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One more step

Mar 2016

This is the current page that CloudFlare serves up when they decide to block a user from accessing a web site:

Screenshot of a block page

Tor users have been seeing a lot of it recently because of how CloudFlare’s reputation system handles multiple people sharing a single IP address. If a spambot decides to use an IP address that is also being shared by humans then everyone gets punished for the bot’s behavior.

This particular block page has become notorious because of how difficult it is to get through. Often the captcha will fail to load entirely or the user will become stuck in a captcha loop, endlessly trying to satisfy CloudFlare’s unquenchable thirst for street signs. If you have disabled JavaScript then there is little hope.

Vanity block pages

I had a go at redesigning CloudFlare’s block page to use more direct wording, offer better alternatives than solving captchas and not push the user to enable JavaScript. It’s implemented as a browser extension that detects when you’re about to be blocked, then swaps in a custom error page that’s styled like a native browser error.

I tried a couple of different styles for the error page, but mimicking the browser’s own error page felt the best. It’s got that authoritative tone that says the internet is broken in a serious and fundamental way and that seemed to fit the feeling.

Browser-styled error message reading: Internet centralization error. The owner of medium.com allows ClodFlare to intercept and censor its content. Because you have taken steps to resist online mass surveillance, CloudFlare has blocked access.

First and foremost are links to archived copies of the page, but there’s also the option to solve captchas. That works by scraping the CloudFlare block page and Google’s captcha service then presenting it in a clean, easy-to-use format. Scraping means it’s super brittle to any changes to the block or captcha pages but it has the advantage that you don’t have to allow arbitrary scripts to run.

Captcha asking the user to select all images with street signs

One of the main goals of this project was to make getting through the block pages possible without being exposed to JavaScript or cookies. It wasn’t possible to do entirely without cookies, unfortunately, as cookies are what CloudFlare uses to track who has completed captchas. The extension compromises by allowing an exception for session cookies on sites that you have clicked the “Let CloudFlare track you” button. I can’t recommend it, but for completeness’ sake here’s a video of it in action:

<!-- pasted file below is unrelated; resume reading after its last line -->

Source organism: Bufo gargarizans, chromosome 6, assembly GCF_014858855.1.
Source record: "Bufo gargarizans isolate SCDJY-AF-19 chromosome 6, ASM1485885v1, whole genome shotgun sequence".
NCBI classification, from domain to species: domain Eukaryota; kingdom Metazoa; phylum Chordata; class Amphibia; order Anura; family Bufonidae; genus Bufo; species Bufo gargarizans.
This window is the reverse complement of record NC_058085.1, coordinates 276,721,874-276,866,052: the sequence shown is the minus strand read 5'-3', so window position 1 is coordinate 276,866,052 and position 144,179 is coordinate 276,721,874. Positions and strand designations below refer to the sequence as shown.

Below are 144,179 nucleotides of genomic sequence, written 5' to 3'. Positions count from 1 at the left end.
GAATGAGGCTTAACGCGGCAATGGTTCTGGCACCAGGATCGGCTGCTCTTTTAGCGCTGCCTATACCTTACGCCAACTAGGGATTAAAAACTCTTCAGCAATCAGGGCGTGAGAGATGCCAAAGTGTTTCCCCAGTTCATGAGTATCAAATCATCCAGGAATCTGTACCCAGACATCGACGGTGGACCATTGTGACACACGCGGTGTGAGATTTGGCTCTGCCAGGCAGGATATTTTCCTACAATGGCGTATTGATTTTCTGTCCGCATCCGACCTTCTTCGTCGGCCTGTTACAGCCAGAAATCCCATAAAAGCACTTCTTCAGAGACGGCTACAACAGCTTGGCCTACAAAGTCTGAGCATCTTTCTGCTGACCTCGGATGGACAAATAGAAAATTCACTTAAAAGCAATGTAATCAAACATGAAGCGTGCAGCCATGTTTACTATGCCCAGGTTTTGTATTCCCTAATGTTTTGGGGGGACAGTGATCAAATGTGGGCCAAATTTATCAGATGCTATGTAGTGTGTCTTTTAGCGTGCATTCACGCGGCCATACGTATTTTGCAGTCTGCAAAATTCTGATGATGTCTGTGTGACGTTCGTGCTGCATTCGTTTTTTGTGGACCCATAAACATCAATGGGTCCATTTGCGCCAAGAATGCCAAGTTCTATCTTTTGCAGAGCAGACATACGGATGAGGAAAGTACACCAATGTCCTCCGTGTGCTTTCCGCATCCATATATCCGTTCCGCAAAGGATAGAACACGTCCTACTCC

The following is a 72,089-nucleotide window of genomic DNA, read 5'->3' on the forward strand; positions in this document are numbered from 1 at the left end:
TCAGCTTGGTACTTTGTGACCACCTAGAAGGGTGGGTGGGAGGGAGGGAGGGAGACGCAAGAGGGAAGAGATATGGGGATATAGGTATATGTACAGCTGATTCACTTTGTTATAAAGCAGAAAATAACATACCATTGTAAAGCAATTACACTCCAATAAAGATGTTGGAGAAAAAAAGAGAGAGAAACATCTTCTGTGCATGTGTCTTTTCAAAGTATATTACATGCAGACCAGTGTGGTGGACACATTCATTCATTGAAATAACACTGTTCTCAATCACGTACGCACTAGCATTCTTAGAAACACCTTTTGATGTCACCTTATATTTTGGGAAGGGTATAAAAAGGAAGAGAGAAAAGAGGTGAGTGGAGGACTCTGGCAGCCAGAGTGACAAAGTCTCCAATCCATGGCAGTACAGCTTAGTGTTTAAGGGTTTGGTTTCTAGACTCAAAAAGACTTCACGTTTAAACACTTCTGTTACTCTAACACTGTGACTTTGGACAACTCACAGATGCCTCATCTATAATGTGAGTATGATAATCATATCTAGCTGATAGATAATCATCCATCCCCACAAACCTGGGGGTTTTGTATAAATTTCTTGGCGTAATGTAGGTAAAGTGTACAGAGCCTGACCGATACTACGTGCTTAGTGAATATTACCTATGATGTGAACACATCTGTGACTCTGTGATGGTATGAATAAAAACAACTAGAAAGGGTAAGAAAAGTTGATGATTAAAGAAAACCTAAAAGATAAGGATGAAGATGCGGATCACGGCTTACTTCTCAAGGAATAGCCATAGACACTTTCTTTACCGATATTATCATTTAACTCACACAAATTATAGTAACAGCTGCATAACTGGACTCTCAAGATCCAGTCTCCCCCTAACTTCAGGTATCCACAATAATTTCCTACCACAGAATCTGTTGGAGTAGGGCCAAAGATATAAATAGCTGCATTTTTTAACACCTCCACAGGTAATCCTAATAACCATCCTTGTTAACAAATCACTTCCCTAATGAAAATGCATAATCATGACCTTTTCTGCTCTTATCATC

Anonymity loves company

I’m not going to offer the extension as a downloadable package though, only as source. It’s got flaws that defeat its purpose as a privacy-enhancing tool.

Namely, it alters how browsers load the block page in a way that’s detectable by CloudFlare, Google or in fact any other site that might decide to test whether the extension is installed. Currently this extension has no users so anybody that decided to install it would stand out from the crowd.

Also it doesn’t even run in Firefox or Tor Browser. I developed it using the WebExtensions API and Firefox’s implementation is currently missing some parts needed for it to work properly.

Oh well

Making this vanity block page was fun, but it doesn’t touch the bigger issue that many site owners have granted CloudFlare the power to block arbitrary users from reading their sites. If anything, this winter’s flare-up of block pages has served as a reminder of how large the proportion of web traffic flowing through CloudFlare has become.